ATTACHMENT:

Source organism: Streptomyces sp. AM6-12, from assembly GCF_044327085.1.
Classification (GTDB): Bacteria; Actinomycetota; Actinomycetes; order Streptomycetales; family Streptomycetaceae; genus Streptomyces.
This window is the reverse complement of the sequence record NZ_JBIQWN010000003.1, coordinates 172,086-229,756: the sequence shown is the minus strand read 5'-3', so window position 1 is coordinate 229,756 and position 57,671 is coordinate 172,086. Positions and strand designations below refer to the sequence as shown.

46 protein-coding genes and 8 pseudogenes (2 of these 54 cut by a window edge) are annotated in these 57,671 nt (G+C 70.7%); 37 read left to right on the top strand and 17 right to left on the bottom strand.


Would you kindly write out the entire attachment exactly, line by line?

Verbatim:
Source organism: Streptomyces sp. AM6-12, from assembly GCF_044327085.1.
Classification (GTDB): Bacteria; Actinomycetota; Actinomycetes; order Streptomycetales; family Streptomycetaceae; genus Streptomyces.
This window is the reverse complement of the sequence record NZ_JBIQWN010000003.1, coordinates 172,086-229,756: the sequence shown is the minus strand read 5'-3', so window position 1 is coordinate 229,756 and position 57,671 is coordinate 172,086. Positions and strand designations below refer to the sequence as shown.

46 protein-coding genes and 8 pseudogenes (2 of these 54 cut by a window edge) are annotated in these 57,671 nt (G+C 70.7%); 37 read left to right on the top strand and 17 right to left on the bottom strand.